Host PC 14 includes a second electrical processing circuit 32, typically a microprocessor based circuit, which carries out usual functions on host PC 14. Second electrical processing circuit 32 is also configured, however, to communicate directly with modem 24 in multi-function imaging machine 12 and manage fax operation of multi-function imaging machine 12 at the AT command level. Second electrical processing circuit 32 is therefore shown in FIG. 1 as being coupled in a manner that allows direct or indirect communication with either first electrical processing circuit 28 or modem 24. To allow a reduced size of buffer memory 30 in first electrical processing circuit 28, second electrical processing circuit 32 likewise includes a buffer memory 34 for storing image data to be transferred to buffer memory 30 in a batch or trickle manner.
Although processing circuits 28 and 32 are described as being an electrical circuit, it should be understood that the functionality provided by these circuits can also be implemented using software or firmware, or a general purpose processor and software or by an ASIC or combinations of the foregoing. Circuits 28 and 32 are in more general terms processing means
Modem 24 is coupled with a destination/remote modem 36 via a suitable connection line 38, such as a telephone line, or a dial-up or broadband connection to a network to which remote modem 36 is connected. Connection line 38 preferably allows two-way communication with remote modem 36, such as transmitting fax data and receiving a query response.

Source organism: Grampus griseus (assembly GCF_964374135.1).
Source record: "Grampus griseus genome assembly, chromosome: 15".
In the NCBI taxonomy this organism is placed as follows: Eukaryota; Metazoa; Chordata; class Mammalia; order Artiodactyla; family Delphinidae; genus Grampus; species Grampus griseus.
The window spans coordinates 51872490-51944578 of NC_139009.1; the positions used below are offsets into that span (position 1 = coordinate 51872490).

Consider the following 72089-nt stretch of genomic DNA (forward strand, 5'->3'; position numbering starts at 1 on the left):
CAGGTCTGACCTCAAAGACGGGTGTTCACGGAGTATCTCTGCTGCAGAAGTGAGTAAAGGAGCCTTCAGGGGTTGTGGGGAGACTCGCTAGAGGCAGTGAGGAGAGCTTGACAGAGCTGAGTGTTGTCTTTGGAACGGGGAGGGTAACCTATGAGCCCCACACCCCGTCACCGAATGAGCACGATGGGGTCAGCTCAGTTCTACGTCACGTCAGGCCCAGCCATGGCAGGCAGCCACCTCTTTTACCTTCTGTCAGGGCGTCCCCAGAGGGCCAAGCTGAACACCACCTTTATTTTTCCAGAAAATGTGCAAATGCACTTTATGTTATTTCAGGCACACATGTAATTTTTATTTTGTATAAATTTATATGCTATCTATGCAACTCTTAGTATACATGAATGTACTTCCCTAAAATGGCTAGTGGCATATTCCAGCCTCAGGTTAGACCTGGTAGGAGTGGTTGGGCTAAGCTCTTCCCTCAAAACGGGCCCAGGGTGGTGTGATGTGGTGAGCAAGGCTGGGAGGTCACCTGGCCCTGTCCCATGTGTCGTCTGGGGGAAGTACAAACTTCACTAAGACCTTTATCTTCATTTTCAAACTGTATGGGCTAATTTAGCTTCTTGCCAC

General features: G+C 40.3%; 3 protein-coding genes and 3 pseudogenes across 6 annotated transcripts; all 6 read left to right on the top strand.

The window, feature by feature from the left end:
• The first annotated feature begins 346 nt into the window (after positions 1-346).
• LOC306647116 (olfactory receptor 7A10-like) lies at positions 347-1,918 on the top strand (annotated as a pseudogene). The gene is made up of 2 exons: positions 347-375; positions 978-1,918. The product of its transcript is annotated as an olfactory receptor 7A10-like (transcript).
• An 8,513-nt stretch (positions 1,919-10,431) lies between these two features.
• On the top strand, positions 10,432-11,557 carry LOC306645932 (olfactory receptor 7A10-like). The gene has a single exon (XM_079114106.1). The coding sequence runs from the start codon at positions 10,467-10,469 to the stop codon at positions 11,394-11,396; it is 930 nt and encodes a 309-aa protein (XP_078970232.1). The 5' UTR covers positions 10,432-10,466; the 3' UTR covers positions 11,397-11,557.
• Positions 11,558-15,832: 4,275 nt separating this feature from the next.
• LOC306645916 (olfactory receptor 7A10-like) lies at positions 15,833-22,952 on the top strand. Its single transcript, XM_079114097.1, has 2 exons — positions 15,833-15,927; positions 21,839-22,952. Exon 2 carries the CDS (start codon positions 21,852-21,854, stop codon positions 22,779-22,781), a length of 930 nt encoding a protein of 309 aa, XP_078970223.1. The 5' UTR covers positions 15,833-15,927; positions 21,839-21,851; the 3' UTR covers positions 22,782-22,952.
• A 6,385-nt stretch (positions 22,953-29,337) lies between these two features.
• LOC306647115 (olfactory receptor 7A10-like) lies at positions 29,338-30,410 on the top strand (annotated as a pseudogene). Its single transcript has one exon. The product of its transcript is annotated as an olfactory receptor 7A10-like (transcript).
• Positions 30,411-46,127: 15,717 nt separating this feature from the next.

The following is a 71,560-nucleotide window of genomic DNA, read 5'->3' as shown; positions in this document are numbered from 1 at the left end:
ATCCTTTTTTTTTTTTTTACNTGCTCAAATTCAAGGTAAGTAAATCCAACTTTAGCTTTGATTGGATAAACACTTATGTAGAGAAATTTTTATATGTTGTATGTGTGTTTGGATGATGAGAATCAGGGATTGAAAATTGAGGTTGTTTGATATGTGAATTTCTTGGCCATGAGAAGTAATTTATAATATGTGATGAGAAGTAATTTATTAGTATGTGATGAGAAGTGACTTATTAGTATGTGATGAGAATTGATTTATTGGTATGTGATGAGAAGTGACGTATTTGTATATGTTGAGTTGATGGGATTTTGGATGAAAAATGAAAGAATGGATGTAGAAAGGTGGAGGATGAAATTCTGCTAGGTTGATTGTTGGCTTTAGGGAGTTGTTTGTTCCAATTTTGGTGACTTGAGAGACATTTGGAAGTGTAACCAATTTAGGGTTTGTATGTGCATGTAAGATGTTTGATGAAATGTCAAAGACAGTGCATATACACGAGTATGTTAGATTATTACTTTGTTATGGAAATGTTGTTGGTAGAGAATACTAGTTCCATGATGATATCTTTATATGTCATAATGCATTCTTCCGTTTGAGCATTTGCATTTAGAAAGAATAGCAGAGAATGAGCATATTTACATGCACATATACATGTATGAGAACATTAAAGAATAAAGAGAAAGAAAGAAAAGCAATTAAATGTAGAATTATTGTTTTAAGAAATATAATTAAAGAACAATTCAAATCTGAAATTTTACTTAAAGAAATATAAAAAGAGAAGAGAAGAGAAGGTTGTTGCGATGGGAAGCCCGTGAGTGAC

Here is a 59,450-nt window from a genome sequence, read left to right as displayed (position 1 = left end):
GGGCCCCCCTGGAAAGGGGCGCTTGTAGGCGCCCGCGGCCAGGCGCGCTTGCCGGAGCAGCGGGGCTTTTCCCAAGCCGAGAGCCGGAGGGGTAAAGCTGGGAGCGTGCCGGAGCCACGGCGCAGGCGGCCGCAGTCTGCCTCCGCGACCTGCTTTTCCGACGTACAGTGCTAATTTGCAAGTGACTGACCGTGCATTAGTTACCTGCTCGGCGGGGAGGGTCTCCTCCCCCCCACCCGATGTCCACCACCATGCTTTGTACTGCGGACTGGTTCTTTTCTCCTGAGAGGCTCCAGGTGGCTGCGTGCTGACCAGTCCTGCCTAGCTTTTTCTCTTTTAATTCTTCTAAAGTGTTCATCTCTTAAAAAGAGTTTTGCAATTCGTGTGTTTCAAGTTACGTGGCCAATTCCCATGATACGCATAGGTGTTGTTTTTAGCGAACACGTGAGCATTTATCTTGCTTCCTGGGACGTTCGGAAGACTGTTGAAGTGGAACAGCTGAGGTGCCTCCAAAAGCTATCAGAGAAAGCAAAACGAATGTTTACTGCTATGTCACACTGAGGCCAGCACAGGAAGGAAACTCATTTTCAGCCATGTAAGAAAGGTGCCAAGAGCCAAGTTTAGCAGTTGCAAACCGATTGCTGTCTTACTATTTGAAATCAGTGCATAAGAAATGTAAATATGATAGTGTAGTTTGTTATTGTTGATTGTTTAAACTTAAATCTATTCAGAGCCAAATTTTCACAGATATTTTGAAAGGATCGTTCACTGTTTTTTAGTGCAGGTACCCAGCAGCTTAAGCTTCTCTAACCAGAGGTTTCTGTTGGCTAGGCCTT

In contrast with the print-to-fax approach described above, the method of the present invention includes the following operational enhancements:
1. The fax job constructed by the host software is no longer a disguised print job. Instead, the host software builds the actual fax data, as before, but without the need for special printer command tags. The host then assumes responsibility for building and managing the AT command stream as well as managing the fax data stream with the AIO modem.
2. The AIO firmware now feeds the AT command stream and/or data directly to the AIO modem device. Unlike the existing print-to-fax solution, where the AIO firmware must look for the fax header and other tags, there is no need for the AIO firmware to examine or otherwise snoop the host data stream. Likewise, the AIO maintains a buffer 30 containing response data from the remote/destination modem 36 and returns this information to host PC 14 without snooping. With this approach, the AIO firmware is isolated from the interaction between the host and the AIO modem. This simplifies firmware implementation within first electrical processing circuit 28 and avoids duplicating command interpretation/construction between the host application software and the AIO. This approach also clearly delineates the host's fax responsibilities and functionality from the AIO's.
3. A robust host/PC-to-AIO command interface is defined and is used to:
- a. Lock the fax “device” for exclusive use by the host.
- b. Wrap AT command stream and fax data. Firmware unwraps the AT command stream/data and sends it directly to the modem.